With Biden the Atlantic Alliance will find new momentum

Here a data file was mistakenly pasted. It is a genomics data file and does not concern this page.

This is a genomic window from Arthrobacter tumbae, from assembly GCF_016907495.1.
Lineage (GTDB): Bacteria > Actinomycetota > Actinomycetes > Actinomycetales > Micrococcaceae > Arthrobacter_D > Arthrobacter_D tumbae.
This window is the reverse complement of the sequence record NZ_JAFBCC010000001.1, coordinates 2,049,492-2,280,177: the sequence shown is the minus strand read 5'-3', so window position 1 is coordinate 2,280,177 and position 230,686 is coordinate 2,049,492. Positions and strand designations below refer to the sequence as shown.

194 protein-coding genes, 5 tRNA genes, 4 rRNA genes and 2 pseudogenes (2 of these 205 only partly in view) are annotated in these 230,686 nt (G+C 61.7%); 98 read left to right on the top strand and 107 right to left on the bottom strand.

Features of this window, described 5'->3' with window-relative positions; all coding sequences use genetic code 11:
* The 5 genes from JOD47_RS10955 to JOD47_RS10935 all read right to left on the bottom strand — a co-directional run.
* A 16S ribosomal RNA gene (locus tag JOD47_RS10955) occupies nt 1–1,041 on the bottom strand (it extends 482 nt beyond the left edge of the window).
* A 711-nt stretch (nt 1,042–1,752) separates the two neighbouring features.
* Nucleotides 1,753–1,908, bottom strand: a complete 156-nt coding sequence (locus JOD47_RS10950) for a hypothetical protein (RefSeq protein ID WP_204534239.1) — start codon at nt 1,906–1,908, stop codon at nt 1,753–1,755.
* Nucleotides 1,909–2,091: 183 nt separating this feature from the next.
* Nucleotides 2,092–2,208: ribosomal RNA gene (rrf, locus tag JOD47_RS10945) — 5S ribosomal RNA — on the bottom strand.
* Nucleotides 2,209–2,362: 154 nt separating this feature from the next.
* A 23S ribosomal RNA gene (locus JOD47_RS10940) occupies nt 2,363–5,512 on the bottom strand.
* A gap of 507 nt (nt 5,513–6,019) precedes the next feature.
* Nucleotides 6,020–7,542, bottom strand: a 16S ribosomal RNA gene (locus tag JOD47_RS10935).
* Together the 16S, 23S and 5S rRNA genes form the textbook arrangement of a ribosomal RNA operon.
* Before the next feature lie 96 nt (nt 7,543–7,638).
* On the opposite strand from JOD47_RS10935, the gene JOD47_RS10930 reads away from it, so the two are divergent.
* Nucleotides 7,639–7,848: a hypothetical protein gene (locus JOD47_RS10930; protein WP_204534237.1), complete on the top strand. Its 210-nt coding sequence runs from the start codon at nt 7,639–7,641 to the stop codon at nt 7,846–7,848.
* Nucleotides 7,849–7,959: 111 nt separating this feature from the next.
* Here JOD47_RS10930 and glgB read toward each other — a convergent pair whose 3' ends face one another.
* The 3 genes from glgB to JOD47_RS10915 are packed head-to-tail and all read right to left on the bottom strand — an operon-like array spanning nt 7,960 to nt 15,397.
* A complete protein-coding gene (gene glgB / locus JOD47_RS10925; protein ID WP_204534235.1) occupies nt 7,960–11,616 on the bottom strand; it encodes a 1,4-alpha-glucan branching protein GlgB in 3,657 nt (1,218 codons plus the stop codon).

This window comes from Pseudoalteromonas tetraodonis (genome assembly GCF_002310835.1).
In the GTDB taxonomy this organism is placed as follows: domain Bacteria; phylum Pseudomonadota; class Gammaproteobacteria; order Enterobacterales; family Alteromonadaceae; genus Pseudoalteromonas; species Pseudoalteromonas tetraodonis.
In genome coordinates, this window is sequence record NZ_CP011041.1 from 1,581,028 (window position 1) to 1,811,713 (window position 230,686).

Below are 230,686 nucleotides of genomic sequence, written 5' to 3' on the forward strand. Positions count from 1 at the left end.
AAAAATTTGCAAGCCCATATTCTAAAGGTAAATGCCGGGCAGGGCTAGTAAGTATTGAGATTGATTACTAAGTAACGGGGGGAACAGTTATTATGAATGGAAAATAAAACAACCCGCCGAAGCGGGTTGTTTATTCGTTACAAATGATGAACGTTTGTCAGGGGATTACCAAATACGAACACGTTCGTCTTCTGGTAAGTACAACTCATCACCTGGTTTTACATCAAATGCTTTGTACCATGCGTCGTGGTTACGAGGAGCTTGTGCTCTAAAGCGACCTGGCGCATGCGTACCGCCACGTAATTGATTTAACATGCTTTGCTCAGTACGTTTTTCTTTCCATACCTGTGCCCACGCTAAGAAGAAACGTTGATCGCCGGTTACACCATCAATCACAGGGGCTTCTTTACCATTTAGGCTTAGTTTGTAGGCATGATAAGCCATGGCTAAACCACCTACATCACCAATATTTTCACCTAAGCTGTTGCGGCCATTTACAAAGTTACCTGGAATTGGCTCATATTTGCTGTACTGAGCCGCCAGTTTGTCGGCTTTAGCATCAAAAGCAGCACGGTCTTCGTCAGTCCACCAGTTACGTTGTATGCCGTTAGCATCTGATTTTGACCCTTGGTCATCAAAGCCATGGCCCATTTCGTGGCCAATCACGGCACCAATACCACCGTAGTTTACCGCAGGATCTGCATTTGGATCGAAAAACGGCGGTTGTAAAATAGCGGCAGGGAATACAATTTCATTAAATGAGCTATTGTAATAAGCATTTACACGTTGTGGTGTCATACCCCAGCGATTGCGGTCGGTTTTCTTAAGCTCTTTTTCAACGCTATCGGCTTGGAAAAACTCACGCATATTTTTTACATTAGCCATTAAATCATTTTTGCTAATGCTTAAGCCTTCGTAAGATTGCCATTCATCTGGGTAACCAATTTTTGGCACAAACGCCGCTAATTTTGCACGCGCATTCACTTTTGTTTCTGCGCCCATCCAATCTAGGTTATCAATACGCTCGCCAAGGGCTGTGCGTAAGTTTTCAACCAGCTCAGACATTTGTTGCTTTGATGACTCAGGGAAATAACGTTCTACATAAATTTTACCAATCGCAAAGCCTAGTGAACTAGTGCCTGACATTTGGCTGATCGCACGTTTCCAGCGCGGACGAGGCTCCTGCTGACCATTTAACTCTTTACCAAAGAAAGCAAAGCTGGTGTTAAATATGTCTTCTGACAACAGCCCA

In foreign policy, one of the most significant repercussions of Trump’s electoral defeat will be the possible rebirth of the Atlantic Alliance, as a rediscovered tool of Western politics. President-elect Biden’s attitude is certainly the opposite in nature to that of his predecessor, but some of the criticisms that Trump has made of his European partners, especially about the nature of financial investments in armaments, will remain current. If the request for the measure of two per cent of gross domestic product seems to be confirmed by the new tenant of the White House, at least in intentions, it will be interesting to see how the destination of the expenditure will also be evaluated: Trump had the aim of strengthening the American industry, that equipment and the European decision to finance its own armaments industry, albeit still within the perimeter of the Atlantic Alliance, had to be strongly opposed by the United States in its role as the largest shareholder of the organization. On the other hand, Trump’s willingness to detach from the Atlantic Alliance, which probably would never have been granted by the American Congress, had favored the birth of a discussion within the states of the European Union, for the creation of a common armed force: an essential tool for practicing one’s own foreign policy and preparatory to a more stringent political union. The intention was certainly not to leave the Atlantic Alliance, but a subject of such weight would have or will have the possibility of exercising a different political weight in the relationship with Washington. This determination must not fail even with Biden’s presence in the role of president of the USA, but, on the contrary, his best disposition and greater political tact must be exploited to begin rethinking the Atlantic Alliance in the context of profoundly changed geopolitical structures, which Trump did not substantially take into account. Reconciling the European Union with the United States can pass from a different role of the Atlantic Alliance, no longer more functional to US interests, but as a guarantor of Western values ​​in the theaters already present and which will emerge from global confrontations. For the moment, however, it is necessary to prepare for the possible damage that Trump will want to leave to put the organization in difficulty, starting with the desire to withdraw American soldiers from essential scenarios for world security, such as Afghanistan; these days remaining to the outgoing president could be used to put the Atlantic Alliance at a serious disadvantage and with the future need to start again from a more difficult point for reconstruction. Moving on to the most relevant specific cases, it will be interesting to see how the relationship with China will be set up, which is increasingly emerging as the main adversary, also due not only to the huge investments in armaments but as a global competitor in industry and technology. If with regard to the United States the policy of hard confrontation with Beijing should not undergo substantial changes, for a revised and corrected Atlantic Alliance, space could be created to dampen the clashes on the diplomatic level, thanks to a possible greater weight of Europe. This does not mean abdicating Western needs but only creating the possibility of a different approach. Another case that must be dealt with urgently is the role of Turkey within the alliance: Ankara opted for a policy that did not comply with the transatlantic agreements, entering into agreements to supply arms from Russia; a factor that cannot be separated from Turkey’s foreign policy conducted in open conflict with American and European interests. The attitude that will be held with Ankara will mark a line of conduct that must then be maintained in a coherent manner within the relations between the members. Finally, the deadline, February 5, of the 2010 treaty to limit nuclear warheads, signed with Russia, represents an urgent need that cannot be postponed, also due to the Russian president’s willingness to renew, which could pave the way for a new type of relations with Moscow. The need for a greater use of diplomacy seems to be shared by both the new president and the European members, this approach will be essential to approach crisis situations in a more reasoned way, without however renouncing the need for supervision and actions where it will be necessary for maintenance. of peace and the protection of Western interests.